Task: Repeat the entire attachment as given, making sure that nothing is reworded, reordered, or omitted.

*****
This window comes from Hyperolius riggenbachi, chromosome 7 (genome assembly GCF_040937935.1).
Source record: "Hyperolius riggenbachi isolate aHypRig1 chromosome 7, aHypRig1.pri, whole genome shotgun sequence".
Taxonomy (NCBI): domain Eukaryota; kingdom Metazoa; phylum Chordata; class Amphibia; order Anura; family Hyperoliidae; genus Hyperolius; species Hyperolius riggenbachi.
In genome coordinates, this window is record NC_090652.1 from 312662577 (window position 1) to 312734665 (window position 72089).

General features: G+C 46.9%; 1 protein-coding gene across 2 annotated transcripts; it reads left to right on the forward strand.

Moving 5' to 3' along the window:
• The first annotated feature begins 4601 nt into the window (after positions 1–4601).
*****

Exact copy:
This window comes from Hyperolius riggenbachi, chromosome 7 (genome assembly GCF_040937935.1).
Source record: "Hyperolius riggenbachi isolate aHypRig1 chromosome 7, aHypRig1.pri, whole genome shotgun sequence".
Taxonomy (NCBI): domain Eukaryota; kingdom Metazoa; phylum Chordata; class Amphibia; order Anura; family Hyperoliidae; genus Hyperolius; species Hyperolius riggenbachi.
In genome coordinates, this window is record NC_090652.1 from 312662577 (window position 1) to 312734665 (window position 72089).

General features: G+C 46.9%; 1 protein-coding gene across 2 annotated transcripts; it reads left to right on the forward strand.

Moving 5' to 3' along the window:
• The first annotated feature begins 4601 nt into the window (after positions 1–4601).